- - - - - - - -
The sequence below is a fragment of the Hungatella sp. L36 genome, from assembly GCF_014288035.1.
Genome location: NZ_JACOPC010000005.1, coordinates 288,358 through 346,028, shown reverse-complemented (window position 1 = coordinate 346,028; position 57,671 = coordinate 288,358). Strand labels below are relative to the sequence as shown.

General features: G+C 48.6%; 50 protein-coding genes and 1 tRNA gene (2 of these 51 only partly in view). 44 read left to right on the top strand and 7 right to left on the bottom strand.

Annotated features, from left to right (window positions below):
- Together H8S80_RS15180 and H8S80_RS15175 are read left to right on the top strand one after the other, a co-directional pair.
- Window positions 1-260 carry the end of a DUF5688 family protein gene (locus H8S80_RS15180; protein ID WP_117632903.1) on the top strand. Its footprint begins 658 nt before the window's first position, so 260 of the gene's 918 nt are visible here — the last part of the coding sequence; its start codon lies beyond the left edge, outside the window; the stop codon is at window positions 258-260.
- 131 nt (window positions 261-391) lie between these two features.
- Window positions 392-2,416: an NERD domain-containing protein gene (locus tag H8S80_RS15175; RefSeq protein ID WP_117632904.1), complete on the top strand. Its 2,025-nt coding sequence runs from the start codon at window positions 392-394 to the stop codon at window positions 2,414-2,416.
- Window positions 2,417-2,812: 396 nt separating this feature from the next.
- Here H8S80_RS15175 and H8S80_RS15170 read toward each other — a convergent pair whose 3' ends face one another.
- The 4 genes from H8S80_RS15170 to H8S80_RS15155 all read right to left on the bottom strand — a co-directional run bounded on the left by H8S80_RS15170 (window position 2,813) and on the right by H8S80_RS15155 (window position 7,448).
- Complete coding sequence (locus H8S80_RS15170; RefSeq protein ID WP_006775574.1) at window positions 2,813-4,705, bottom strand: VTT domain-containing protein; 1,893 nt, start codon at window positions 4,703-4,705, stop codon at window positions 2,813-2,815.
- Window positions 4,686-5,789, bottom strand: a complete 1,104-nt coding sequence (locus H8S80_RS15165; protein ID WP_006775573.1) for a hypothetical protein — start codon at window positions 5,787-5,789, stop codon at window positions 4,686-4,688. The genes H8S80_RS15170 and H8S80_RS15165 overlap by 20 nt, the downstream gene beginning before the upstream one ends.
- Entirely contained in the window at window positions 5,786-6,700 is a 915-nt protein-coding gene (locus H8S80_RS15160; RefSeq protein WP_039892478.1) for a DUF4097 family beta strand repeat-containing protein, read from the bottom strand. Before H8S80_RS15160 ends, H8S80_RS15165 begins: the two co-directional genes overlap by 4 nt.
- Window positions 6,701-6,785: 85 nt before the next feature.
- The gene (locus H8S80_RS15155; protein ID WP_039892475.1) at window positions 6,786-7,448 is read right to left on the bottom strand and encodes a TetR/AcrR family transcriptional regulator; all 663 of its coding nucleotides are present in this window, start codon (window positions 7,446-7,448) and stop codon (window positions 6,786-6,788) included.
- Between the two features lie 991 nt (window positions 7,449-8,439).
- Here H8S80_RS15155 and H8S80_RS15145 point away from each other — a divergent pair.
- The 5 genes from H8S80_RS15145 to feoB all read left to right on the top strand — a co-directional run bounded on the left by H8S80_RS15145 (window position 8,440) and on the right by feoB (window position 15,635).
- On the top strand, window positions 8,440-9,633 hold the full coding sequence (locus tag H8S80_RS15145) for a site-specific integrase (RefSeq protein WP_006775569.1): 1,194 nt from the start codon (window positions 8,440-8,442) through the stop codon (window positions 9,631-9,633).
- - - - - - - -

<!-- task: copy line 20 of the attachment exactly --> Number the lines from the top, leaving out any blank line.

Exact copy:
- On the top strand, window positions 8,440-9,633 hold the full coding sequence (locus tag H8S80_RS15145) for a site-specific integrase (RefSeq protein WP_006775569.1): 1,194 nt from the start codon (window positions 8,440-8,442) through the stop codon (window positions 9,631-9,633).